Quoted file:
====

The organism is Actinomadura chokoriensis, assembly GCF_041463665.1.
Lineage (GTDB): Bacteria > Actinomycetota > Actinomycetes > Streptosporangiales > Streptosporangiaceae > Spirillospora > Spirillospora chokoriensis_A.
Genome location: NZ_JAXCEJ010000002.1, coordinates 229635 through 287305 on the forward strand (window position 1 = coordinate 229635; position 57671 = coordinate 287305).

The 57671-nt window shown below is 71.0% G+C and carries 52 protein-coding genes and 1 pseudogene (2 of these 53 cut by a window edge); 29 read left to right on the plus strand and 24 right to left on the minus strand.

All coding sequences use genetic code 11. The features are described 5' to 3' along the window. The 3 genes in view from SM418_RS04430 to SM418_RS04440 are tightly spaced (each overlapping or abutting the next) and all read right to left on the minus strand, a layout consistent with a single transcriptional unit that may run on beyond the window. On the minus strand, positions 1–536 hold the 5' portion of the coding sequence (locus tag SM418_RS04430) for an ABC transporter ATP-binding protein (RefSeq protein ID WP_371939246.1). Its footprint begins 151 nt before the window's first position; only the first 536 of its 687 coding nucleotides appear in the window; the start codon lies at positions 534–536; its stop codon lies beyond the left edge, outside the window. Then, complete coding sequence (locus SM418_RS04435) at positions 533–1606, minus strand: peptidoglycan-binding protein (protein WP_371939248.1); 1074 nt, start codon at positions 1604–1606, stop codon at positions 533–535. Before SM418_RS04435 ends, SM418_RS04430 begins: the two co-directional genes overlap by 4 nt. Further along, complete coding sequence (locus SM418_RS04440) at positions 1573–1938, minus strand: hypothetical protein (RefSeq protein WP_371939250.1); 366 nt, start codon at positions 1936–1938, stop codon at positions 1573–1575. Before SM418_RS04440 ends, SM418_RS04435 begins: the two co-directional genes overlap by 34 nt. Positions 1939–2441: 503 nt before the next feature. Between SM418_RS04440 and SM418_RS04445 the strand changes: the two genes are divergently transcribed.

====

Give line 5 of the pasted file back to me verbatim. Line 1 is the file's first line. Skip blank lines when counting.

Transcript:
All coding sequences use genetic code 11. The features are described 5' to 3' along the window. The 3 genes in view from SM418_RS04430 to SM418_RS04440 are tightly spaced (each overlapping or abutting the next) and all read right to left on the minus strand, a layout consistent with a single transcriptional unit that may run on beyond the window. On the minus strand, positions 1–536 hold the 5' portion of the coding sequence (locus tag SM418_RS04430) for an ABC transporter ATP-binding protein (RefSeq protein ID WP_371939246.1). Its footprint begins 151 nt before the window's first position; only the first 536 of its 687 coding nucleotides appear in the window; the start codon lies at positions 534–536; its stop codon lies beyond the left edge, outside the window. Then, complete coding sequence (locus SM418_RS04435) at positions 533–1606, minus strand: peptidoglycan-binding protein (protein WP_371939248.1); 1074 nt, start codon at positions 1604–1606, stop codon at positions 533–535. Before SM418_RS04435 ends, SM418_RS04430 begins: the two co-directional genes overlap by 4 nt. Further along, complete coding sequence (locus SM418_RS04440) at positions 1573–1938, minus strand: hypothetical protein (RefSeq protein WP_371939250.1); 366 nt, start codon at positions 1936–1938, stop codon at positions 1573–1575. Before SM418_RS04440 ends, SM418_RS04435 begins: the two co-directional genes overlap by 34 nt. Positions 1939–2441: 503 nt before the next feature. Between SM418_RS04440 and SM418_RS04445 the strand changes: the two genes are divergently transcribed.